On November 5, 2013, the Sixth Circuit Court of Appeals and Ohio Supreme Court handed down a pair of class action decisions that are major wins for companies and employers. The Sixth Circuit held that courts, not arbitrators, must decide whether an arbitration clause permits classwide arbitrations—and that an arbitration clause that is silent on the issue bars classwide arbitrations. The Ohio Supreme Court followed recent decisions from the United States Supreme Court and held that trial courts must conduct a rigorous analysis when ruling on class certification, including resolution of factual disputes, factual findings and an examination of the merits where necessary. Both decisions addressed issues that have been vigorously debated by parties and lower courts, and they unambiguously did so in favor of class action defendants.
The Sixth Circuit held that courts, not arbitrators, must decide the “gateway” issue of whether an arbitration clause permits classwide arbitration—and that clauses that are silent on the issue do not permit classwide arbitrations.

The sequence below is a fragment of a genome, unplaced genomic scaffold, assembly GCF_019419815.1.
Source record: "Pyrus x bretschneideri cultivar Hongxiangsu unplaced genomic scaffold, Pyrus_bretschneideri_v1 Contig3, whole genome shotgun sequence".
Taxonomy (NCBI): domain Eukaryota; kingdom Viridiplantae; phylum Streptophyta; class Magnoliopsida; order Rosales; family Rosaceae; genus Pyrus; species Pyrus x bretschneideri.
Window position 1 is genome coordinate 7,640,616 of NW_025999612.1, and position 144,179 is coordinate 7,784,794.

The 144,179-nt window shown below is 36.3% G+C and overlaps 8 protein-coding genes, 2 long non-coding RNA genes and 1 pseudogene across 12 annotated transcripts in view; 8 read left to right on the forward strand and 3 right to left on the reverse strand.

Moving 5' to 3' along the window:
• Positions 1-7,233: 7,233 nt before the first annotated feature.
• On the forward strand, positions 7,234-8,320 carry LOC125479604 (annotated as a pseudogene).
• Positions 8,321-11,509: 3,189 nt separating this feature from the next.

In Reed Elsevier, Inc. v. Crockett, No. 12-3574, (6th Cir. Nov. 5, 2013), the plaintiff was a Texas attorney who alleged that his firm was being charged steep fees for using research databases outside of its LexisNexis Subscription Plan without any displayed warning. The parties’ contract contained an arbitration clause that was silent on the issue of classwide arbitration. Crockett filed a classwide arbitration demand for $500 million on behalf of two putative classes, and LexisNexis asked a federal district court to declare that the arbitration clause did not authorize classwide arbitration. The district court awarded judgment to LexisNexis.
Continue Reading The Sixth Circuit And Ohio Supreme Court Hand Two Major Class Action Wins To Defendants